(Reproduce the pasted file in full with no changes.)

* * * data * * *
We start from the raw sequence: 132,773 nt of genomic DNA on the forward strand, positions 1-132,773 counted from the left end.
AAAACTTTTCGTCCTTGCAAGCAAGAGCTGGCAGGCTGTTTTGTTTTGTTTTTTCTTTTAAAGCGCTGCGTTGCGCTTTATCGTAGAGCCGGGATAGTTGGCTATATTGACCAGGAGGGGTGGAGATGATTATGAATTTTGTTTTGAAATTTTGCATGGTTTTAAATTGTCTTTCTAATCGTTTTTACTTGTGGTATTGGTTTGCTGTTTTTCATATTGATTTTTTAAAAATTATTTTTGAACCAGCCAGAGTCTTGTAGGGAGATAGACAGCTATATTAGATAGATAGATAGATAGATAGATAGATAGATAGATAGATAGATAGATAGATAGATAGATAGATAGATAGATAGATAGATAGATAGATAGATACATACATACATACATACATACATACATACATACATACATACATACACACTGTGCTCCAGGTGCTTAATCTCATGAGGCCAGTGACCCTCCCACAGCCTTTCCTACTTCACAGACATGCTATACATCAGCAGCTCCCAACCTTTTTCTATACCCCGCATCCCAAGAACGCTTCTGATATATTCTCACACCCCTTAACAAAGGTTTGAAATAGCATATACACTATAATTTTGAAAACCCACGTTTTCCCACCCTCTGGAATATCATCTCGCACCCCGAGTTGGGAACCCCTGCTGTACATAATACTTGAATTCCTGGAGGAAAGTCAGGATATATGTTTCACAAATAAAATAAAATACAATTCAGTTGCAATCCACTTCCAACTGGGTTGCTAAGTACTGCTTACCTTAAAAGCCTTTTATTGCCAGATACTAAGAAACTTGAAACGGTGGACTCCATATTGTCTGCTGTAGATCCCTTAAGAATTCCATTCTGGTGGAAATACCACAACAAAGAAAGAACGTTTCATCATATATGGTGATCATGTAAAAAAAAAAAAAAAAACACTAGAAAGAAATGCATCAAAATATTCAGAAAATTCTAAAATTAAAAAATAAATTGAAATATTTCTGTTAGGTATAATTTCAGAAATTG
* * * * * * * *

We start from the raw sequence: 132,773 nt of genomic DNA on the forward strand, positions 1-132,773 counted from the left end.
AAAACTTTTCGTCCTTGCAAGCAAGAGCTGGCAGGCTGTTTTGTTTTGTTTTTTCTTTTAAAGCGCTGCGTTGCGCTTTATCGTAGAGCCGGGATAGTTGGCTATATTGACCAGGAGGGGTGGAGATGATTATGAATTTTGTTTTGAAATTTTGCATGGTTTTAAATTGTCTTTCTAATCGTTTTTACTTGTGGTATTGGTTTGCTGTTTTTCATATTGATTTTTTAAAAATTATTTTTGAACCAGCCAGAGTCTTGTAGGGAGATAGACAGCTATATTAGATAGATAGATAGATAGATAGATAGATAGATAGATAGATAGATAGATAGATAGATAGATAGATAGATAGATAGATAGATAGATAGATAGATACATACATACATACATACATACATACATACATACATACATACATACACACTGTGCTCCAGGTGCTTAATCTCATGAGGCCAGTGACCCTCCCACAGCCTTTCCTACTTCACAGACATGCTATACATCAGCAGCTCCCAACCTTTTTCTATACCCCGCATCCCAAGAACGCTTCTGATATATTCTCACACCCCTTAACAAAGGTTTGAAATAGCATATACACTATAATTTTGAAAACCCACGTTTTCCCACCCTCTGGAATATCATCTCGCACCCCGAGTTGGGAACCCCTGCTGTACATAATACTTGAATTCCTGGAGGAAAGTCAGGATATATGTTTCACAAATAAAATAAAATACAATTCAGTTGCAATCCACTTCCAACTGGGTTGCTAAGTACTGCTTACCTTAAAAGCCTTTTATTGCCAGATACTAAGAAACTTGAAACGGTGGACTCCATATTGTCTGCTGTAGATCCCTTAAGAATTCCATTCTGGTGGAAATACCACAACAAAGAAAGAACGTTTCATCATATATGGTGATCATGTAAAAAAAAAAAAAAAAACACTAGAAAGAAATGCATCAAAATATTCAGAAAATTCTAAAATTAAAAAATAAATTGAAATATTTCTGTTAGGTATAATTTCAGAAATTG